Friday, November 12, 2021

ROHM Semiconductor loses appeal at CAFC

The outcome

ROHM Semiconductor USA, LLC (“ROHM USA”) appeals from the U.S. District Court for the Northern District of California’s decision compelling arbitration and dismissing ROHM USA’s declaratory judgment action without prejudice. ROHM Semiconductor USA, LLC v. MaxPower Semiconductor, Inc., No. 20-CV-06686-VC, 2021 WL 822932, at *1 (N.D. Cal. Feb. 4, 2021). Because we agree that an arbitrator must determine arbitrability of the dispute between ROHM USA and MaxPower Semiconductor, Inc. (“MaxPower”), we affirm

The issue

The Ninth Circuit reviews a district court’s order compelling arbitration de novo and reviews underlying findings of fact for clear error. Bradley v. Harris Rsch., Inc., 275 F.3d 884, 888 (9th Cir. 2001), abrogated in part on other grounds by Sakkab v. Luxottica Retail N. Am., Inc., 803 F.3d 425 (9th Cir. 2015). The district court decision on appeal here rested entirely on legal determinations concerning whether the parties agreed to arbitrate arbitrability. We, therefore, review the entirety of that decision de novo.

(...)ROHM USA argues that its TLA with MaxPower lacks clear and unmistakable evidence of an agreement to arbitrate arbitrability. None of its arguments are convincing.1 Indeed, some border on the frivolous.

ROHM USA argues that its TLA with MaxPower lacks clear and unmistakable evidence of an agreement to arbitrate arbitrability. None of its arguments are convincing.1 Indeed, some border on the frivolous.


No matter how ROHM USA tries to pigeonhole this action into its “domestic action” moniker, moreover, this case is merely one aspect of a sprawling international dispute. MaxPower first raised its concerns about royalties allegedly owed under the TLA with ROHM Japan, ROHM USA’s parent company. It was only after MaxPower told ROHM Japan of its intent to take the dispute to arbitration under the very TLA at issue before us that ROHM USA brought this declaratory judgment action seeking a declaration of noninfringement for the products on which MaxPower seeks royalties from ROHM Japan. And ROHM USA has also challenged MaxPower patents in Korea and China.


Virtually all courts to consider the question, including this court, have concluded that, in contracts between sophisticated parties, incorporation of rules with a provision on the subject is normally sufficient “clear and unmistakable” evidence of the parties’ intent to delegate arbitrability to an arbitrator. See, e.g., id. at 1075 (interpreting a contract incorporating the 2010 UNCITRAL rules); Republic of Argentina, 665 F.3d at 1371 (1976 UNCITRAL rules); Schneider, 688 F.3d at 73–74 (1976 UNCITRAL rules); Petrofac, Inc. v. DynMcDermott Petroleum Operations Co., 687 F.3d 671, 675 (5th Cir. 2012) (AAA rules); Fallo v. HighTech Inst., 559 F.3d 874, 878 (8th Cir. 2009) (AAA rules); Qualcomm Inc. v. Nokia Corp., 466 F.3d 1366, 1373 (Fed. Cir. 2006) (applying Ninth Circuit law and interpreting a contract incorporating the AAA rules), abrogated on other grounds by Henry Schein, Inc. v. Archer & White Sales, Inc., 139 S. Ct. 524 (2019); Terminix Int’l Co., LP v. Palmer Ranch Ltd. P’ship, 432 F.3d 1327, 1332 (11th Cir. 2005) (AAA rules).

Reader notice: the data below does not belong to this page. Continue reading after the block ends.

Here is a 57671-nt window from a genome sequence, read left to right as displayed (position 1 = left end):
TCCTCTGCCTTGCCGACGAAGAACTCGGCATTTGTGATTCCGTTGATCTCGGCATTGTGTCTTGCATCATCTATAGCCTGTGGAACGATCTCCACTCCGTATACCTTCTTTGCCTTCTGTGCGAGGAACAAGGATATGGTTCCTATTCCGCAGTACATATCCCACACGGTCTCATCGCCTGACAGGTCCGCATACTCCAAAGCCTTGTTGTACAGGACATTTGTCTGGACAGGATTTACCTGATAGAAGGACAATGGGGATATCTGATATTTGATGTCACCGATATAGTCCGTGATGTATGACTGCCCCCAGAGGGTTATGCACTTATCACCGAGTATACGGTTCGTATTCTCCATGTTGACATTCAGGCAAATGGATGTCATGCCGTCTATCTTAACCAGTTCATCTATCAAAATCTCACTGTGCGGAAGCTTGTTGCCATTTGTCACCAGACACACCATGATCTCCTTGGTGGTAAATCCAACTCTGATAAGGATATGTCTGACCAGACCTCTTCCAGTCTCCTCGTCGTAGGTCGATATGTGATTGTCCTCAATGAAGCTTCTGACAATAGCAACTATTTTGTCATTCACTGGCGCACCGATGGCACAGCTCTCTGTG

Florida court gets roasted

The only case ROHM USA has located that has held to the contrary in the context of bilateral arbitration is a Florida state court decision, Doe v. Natt, 299 So. 3d 599 (Fla. Dist. Ct. App. 2020), review granted sub nom. Airbnb, Inc. v. Doe, No. SC20-1167, 2021 WL 798838 (Fla. Mar. 2, 2021). The state court criticized Oracle and other circuit court decisions we have identified, stating that: “none of these cases have ever examined how or why the mere ‘incorporation’ of an arbitration rule such as the one before us . . . satisfies the heightened standard the Supreme Court set in First Options, nor how it overcomes the ‘strong procourt presumption’ that is supposed to attend this inquiry.” Id. at 608. We decline to adopt the view of a single Florida state court, which itself is currently under review by the Florida Supreme Court, and reaffirm our agreement with the prevailing view of our sister circuits. See Qualcomm, 466 F.3d at 1373.


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